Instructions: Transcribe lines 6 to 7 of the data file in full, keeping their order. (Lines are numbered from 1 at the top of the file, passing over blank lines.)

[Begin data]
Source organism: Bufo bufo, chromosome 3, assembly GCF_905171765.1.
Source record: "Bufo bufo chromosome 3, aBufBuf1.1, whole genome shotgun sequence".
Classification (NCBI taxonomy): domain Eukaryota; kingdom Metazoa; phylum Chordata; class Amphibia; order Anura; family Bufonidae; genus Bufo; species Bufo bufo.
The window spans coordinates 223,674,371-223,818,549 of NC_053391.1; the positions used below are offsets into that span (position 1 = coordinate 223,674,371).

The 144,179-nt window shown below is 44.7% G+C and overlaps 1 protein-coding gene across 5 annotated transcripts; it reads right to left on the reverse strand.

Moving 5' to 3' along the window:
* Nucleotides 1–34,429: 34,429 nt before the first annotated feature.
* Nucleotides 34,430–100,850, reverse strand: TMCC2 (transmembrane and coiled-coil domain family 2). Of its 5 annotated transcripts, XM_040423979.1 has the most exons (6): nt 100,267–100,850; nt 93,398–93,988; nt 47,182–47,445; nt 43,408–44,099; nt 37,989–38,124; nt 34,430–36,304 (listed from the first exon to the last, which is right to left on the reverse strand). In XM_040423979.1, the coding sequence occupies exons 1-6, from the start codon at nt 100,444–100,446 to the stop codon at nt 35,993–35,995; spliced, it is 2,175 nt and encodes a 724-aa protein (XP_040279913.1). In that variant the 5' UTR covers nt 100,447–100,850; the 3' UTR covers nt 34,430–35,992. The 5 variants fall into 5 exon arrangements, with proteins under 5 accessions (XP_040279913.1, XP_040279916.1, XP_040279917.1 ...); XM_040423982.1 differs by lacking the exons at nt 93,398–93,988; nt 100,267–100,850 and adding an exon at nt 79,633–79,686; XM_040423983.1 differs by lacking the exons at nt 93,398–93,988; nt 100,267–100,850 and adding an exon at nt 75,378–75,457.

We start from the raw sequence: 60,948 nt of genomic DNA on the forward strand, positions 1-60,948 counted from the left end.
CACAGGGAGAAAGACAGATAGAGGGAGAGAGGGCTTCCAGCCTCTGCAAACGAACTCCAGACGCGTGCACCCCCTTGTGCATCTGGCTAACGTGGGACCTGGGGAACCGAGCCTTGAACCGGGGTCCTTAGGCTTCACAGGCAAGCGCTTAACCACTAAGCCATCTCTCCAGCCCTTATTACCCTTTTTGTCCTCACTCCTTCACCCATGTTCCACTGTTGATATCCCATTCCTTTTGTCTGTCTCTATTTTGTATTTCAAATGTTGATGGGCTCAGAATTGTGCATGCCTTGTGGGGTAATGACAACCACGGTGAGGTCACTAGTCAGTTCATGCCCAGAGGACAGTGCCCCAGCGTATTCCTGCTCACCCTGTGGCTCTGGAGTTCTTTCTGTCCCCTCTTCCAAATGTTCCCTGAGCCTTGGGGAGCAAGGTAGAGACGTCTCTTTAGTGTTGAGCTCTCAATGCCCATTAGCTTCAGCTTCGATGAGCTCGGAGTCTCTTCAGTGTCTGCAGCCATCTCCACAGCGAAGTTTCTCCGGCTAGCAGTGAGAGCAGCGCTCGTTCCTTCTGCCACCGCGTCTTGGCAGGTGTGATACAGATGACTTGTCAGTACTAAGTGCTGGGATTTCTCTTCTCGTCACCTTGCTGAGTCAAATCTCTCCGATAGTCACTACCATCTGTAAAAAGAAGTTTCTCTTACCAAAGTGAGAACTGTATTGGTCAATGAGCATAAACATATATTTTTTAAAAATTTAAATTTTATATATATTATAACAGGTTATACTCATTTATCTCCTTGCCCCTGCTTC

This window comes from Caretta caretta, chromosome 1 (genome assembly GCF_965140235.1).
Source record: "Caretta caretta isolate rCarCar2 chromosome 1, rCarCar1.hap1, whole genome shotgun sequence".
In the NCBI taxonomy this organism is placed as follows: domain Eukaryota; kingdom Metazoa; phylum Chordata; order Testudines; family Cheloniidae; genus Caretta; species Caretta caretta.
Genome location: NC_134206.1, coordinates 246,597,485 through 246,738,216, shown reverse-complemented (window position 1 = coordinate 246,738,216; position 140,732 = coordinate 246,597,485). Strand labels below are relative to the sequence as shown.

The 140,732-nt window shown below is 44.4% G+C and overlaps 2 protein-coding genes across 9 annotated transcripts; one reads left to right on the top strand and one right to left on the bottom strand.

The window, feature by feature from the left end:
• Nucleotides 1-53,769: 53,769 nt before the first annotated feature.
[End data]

Moving 5' to 3' along the window:
* Nucleotides 1–34,429: 34,429 nt before the first annotated feature.